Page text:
Enforcement Of Statutes
Although the District of Columbia and approximately half of the states continue to have laws on the books criminalizing adultery, these laws are rarely invoked. Traditionally, states advanced three goals in support of their adultery laws: (1) the prevention of disease and illegitimate children; (2) the preservation of the institution of marriage; and (3) the safeguarding of general community morals.
Courts in the jurisdictions still prohibiting adultery have openly questioned whether adultery laws in fact serve these goals. The Florida Supreme Court, for example, found that adultery statutes bear no rational, much less compelling, relationship to disease prevention. The court said that the risk of contracting disease is already a greater deterrent to extra-marital sex than criminal punishment. The court also noted that the fear of prosecution prevents infected people from voluntarily seeking treatment. Purvis v. State, 377 So. 2d 674, 677 (Fla. 1979).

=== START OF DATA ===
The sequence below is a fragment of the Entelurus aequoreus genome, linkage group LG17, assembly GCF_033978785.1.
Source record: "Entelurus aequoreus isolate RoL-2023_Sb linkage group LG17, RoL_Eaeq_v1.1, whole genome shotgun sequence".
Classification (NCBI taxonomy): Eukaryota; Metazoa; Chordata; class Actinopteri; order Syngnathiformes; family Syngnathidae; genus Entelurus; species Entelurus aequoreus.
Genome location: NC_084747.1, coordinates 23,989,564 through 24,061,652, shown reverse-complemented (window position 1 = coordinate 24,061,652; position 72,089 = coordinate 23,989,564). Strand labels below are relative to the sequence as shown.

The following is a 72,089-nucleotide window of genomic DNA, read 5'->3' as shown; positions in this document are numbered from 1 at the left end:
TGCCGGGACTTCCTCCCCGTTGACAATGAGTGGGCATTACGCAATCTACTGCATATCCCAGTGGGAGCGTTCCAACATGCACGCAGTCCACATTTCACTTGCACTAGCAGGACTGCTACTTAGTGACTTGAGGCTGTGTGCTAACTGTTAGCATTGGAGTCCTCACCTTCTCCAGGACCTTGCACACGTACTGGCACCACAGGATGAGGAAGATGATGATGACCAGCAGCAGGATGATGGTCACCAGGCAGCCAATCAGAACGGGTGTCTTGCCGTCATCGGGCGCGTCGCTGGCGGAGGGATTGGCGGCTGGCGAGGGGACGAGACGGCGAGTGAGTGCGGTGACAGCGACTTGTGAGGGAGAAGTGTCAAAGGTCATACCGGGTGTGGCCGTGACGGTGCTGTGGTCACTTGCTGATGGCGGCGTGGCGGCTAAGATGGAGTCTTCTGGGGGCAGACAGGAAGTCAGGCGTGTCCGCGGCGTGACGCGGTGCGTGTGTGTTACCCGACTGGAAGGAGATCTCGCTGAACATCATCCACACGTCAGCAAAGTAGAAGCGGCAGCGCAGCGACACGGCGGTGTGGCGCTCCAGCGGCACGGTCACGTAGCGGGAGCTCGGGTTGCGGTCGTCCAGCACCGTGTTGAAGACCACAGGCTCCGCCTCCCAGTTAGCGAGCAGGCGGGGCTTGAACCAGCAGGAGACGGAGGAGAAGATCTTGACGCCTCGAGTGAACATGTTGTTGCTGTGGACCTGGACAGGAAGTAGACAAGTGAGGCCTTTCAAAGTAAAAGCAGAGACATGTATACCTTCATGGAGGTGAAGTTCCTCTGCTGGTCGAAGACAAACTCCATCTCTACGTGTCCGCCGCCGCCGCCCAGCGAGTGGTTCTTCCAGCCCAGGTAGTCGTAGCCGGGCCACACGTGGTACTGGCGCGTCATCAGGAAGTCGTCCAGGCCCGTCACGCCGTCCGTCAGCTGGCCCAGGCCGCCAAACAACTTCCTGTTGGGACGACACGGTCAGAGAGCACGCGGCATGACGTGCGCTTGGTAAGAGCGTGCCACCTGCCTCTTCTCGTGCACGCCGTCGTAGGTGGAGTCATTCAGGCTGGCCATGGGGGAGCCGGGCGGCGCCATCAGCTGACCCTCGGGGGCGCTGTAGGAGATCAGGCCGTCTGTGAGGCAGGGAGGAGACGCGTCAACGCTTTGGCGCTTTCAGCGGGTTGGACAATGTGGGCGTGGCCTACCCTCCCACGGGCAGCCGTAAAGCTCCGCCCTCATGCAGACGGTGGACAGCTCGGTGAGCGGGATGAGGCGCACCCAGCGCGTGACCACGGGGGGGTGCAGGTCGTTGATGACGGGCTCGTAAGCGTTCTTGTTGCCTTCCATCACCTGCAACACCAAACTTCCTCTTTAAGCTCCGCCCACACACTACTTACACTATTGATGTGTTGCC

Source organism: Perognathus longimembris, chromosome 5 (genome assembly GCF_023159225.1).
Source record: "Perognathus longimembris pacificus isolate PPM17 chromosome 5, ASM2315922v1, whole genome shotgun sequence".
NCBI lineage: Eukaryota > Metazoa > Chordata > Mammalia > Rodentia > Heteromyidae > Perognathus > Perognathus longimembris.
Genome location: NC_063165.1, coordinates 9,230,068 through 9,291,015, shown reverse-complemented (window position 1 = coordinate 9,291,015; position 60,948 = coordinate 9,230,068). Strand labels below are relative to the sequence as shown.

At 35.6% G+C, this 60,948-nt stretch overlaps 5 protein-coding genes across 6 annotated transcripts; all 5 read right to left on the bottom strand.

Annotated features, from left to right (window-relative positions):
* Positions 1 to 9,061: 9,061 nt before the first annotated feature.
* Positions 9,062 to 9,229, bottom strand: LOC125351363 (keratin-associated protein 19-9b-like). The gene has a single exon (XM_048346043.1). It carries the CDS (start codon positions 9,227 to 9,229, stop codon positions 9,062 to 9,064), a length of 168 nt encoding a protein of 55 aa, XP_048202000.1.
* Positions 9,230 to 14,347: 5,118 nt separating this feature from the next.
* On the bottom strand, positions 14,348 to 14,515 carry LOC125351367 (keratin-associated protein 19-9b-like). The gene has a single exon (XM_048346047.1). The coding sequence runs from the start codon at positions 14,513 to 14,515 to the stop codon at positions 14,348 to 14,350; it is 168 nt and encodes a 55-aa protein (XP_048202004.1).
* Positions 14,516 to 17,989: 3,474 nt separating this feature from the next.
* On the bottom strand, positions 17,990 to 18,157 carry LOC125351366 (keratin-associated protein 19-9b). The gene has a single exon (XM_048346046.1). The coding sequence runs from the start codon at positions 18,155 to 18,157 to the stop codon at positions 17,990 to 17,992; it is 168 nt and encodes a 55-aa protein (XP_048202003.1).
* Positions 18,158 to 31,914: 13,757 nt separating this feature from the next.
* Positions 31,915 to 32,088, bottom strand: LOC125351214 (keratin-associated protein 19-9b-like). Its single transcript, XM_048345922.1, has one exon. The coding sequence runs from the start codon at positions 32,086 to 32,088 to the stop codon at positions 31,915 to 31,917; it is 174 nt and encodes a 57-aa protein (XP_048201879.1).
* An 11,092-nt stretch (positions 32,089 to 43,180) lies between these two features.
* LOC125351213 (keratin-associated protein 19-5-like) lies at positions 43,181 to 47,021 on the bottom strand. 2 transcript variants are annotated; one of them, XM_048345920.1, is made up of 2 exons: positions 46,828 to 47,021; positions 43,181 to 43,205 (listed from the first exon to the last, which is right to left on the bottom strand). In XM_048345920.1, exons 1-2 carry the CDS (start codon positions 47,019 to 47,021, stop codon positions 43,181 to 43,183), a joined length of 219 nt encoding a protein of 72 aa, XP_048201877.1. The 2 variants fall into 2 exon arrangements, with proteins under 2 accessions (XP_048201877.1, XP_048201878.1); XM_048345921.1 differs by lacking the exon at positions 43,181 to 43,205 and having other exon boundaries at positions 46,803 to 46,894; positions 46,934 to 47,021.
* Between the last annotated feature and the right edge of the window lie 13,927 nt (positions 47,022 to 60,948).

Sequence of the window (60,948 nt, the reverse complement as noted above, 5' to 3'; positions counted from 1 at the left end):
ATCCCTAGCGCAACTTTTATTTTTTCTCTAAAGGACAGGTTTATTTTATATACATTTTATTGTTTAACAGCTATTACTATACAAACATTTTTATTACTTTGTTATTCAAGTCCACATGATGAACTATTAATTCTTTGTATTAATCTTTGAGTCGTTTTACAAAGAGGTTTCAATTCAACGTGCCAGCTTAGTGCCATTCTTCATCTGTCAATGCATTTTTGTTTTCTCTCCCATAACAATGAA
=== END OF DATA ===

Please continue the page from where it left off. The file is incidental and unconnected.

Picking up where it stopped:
At the same time, many prosecutors began to realize that once the act of adultery is committed, the harm to the marriage is for the most part complete, especially if the infidelity is disclosed or discovered. In other words, after a spouse has been unfaithful, there is little the judicial system can offer to undo the act and reverse the damage. Thus, prosecutors have increasingly questioned whether prosecuting the adulterer will do much if anything to preserve the marriage.
Finally, judges, prosecutors, and other state officials have increasingly realized that prosecutions for adultery have had little practical effect in "safeguarding the community morals." Opinion polls consistently show that significant numbers of spouses admit to cheating on their partners during marriage. In light of the growing evidence that adultery laws no longer serve their three underlying purposes, most state prosecutors have made a conscious decision against wasting their scarce resources on prosecuting alleged adulterers.
In states that still have adultery laws on the books, but have failed to prosecute anyone under them recently, courts have ruled that the mere lack of prosecution under the adultery statute does not result in that statute becoming invalid or judicially unenforceable. Courts have also rejected the argument that prosecutions for adultery are inconsistent with the right to privacy guaranteed by state and federal constitutions. Commonwealth v. Stowell, 389 Mass 171, 449 NE2d 357 (Mass 1983).
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